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Law Educator, Esq.
Law Educator, Esq., Lawyer
Category: Criminal Law
Satisfied Customers: 116707
Experience:  Attorney with over 20 years law enforcement, prosecution, civil rights and defense experience
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Is there any defense against allowing my 9 year-old son to

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Is there any defense against allowing my 9 year-old son to steer an inoperable car while I towed it on a county highway? I was cited for wrongful entrustment of a motor vehicle, but the car was inoperable (the drive shaft broke free of the transmission) and seemed more safe than allowing my son to follow me on his bike on a country road, for example.

My car is essentially my home's power generator when electric service is interrupted, and a storm was threatening the region in which I live. A rare, straight-line wind storm, called a "derecho", was due within hours before retrieving my inoperable car, and both my wife and brother were out of town, unable to help me tow my car home. Both vehicles were licensed and insured by me.

Do I have any choice but to plead "no contest" during my mandatory court appearance for the citation?
Thank you for your question. I look forward to working with you to provide you the information you are seeking.

I am sorry to hear this has happened, but in OH the courts consider this negligent and reckless I am sorry to say and if you say it seemed safer than him following you on his bike the court will say you should have put him in the car with you not in the car you were towing, so they will not buy that as an excuse for not guilty, only perhaps to lower the fine. You can present this to the prosecutor when negotiating your no contest plea and ask for at least a reduction in the fine and try to negotiate that with the prosecutor, but it does not absolve you of guilt on this type of case I am afraid.

However, you have some mitigation in that you had no adult available to steer, but this would only generally serve to lessen the fine not really change the fact that a 9 year old should not be behind the wheel of a car on a highway being towed. The court is going to say that you should have called a tow truck or left the car there until you could find some adult to assist. Furthermore, I have seen cases like this in OH where they charged the person with child neglect/endangerment on top of the citation as this is how serious the courts in OH take this matter.

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Law Educator, Esq. and other Criminal Law Specialists are ready to help you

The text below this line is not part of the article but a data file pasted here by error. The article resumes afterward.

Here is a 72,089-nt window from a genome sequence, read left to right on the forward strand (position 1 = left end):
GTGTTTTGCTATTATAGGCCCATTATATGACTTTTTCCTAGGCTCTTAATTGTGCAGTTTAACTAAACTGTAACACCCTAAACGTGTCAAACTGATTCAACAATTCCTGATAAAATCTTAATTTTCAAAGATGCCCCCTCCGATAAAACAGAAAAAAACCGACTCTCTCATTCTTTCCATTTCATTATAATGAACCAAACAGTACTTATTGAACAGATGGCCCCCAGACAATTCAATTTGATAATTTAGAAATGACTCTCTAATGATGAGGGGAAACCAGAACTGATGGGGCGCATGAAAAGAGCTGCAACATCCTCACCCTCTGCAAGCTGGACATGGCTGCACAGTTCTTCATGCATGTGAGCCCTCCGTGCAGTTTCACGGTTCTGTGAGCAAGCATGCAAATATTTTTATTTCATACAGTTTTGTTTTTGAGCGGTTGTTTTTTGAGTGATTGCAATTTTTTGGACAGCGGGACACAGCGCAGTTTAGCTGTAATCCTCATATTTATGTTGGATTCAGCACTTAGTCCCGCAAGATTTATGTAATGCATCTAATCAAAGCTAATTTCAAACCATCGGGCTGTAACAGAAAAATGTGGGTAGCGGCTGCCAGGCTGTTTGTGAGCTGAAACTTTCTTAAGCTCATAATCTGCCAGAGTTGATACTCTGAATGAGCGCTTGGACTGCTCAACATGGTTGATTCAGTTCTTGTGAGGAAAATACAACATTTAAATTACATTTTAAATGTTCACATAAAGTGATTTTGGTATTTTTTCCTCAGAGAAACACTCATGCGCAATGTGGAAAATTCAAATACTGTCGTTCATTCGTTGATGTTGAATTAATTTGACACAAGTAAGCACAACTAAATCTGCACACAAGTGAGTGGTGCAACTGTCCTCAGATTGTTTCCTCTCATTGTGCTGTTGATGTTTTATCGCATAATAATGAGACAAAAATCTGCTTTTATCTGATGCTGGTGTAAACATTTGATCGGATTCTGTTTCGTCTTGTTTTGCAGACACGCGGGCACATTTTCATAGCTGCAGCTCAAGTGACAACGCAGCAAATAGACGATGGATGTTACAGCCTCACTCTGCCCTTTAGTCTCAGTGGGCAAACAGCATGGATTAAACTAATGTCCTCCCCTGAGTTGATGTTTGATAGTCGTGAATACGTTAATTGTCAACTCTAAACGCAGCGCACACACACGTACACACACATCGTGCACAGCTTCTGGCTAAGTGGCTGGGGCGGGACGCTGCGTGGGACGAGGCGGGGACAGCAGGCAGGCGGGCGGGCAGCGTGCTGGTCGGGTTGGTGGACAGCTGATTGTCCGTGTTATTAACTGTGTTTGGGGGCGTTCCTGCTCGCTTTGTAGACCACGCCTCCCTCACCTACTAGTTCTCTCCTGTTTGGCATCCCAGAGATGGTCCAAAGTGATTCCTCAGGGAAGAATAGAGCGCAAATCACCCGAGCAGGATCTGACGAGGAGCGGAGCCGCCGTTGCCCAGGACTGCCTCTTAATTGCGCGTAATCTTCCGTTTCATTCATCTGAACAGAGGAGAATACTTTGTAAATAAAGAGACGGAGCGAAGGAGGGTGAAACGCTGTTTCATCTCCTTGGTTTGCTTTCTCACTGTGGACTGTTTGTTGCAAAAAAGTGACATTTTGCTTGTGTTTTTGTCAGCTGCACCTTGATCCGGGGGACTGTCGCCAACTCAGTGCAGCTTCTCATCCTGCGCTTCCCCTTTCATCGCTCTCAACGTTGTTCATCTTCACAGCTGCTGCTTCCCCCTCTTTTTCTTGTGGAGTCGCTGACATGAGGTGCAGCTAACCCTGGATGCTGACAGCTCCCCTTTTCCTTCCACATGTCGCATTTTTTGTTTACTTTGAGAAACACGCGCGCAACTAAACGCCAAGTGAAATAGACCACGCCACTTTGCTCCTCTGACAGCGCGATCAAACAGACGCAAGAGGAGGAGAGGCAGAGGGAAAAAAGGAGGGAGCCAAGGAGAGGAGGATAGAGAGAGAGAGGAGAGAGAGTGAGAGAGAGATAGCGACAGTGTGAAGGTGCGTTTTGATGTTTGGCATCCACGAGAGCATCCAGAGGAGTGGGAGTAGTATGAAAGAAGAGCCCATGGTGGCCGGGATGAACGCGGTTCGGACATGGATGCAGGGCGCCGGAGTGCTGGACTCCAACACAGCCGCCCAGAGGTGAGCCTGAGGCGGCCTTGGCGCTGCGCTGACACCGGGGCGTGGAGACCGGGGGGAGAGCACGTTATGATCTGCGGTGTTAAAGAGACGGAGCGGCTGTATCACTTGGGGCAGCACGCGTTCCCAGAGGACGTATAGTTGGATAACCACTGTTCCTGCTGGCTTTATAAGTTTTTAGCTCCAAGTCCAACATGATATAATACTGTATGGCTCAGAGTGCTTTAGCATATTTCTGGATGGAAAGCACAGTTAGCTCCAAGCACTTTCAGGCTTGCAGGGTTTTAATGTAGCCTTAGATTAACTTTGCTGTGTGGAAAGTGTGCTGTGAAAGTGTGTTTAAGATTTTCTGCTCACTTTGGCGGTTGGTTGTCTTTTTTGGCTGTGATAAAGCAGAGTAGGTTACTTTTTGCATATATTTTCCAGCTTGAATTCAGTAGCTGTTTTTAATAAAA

Customer: replied 4 years ago.

Hi PaulMJD,

Thank you for your quick and clear response. I didn't see much leeway in Ohio ordinances to dispute the citation.


Just for clarification, would the prosecution have to show that I *intended* to to act in a reckless manner? Also, since I was (or will be issued a citation, as I haven't been given the written citation, yet), can I be charged for an offense of child neglect or endangerment after appearing in court for a different offense?


Thank you.

Thank you for your response.

There is no intent in this type of offense, it can be intentional or negligently acted in a reckless manner.

If you have not yet been charged or ticketed, you might potentially be charged with neglect even after appearing in traffic court because it is a separate charge in a separate court. The charge of neglect is up to the sole discretion of the DA and it all depends on the DA that gets assigned to your case if they want to charge you or not with the neglect/endangerment.
Customer: replied 4 years ago.

Thank you PaulMJD,
I appreciate your time and your clarity. I live in an agricultural area, and could not count the many times that I have seen kids driving tractors, but I imagine that those are prosecutorial invitations, as well.
Thanks and regards.

You are right they do drive tractors and farm equipment, but steering a disabled car on a roadway without a license is a bit different I am afraid, since that car could not get out of the way under its own power in case another vehicle was coming at it and it was on a road.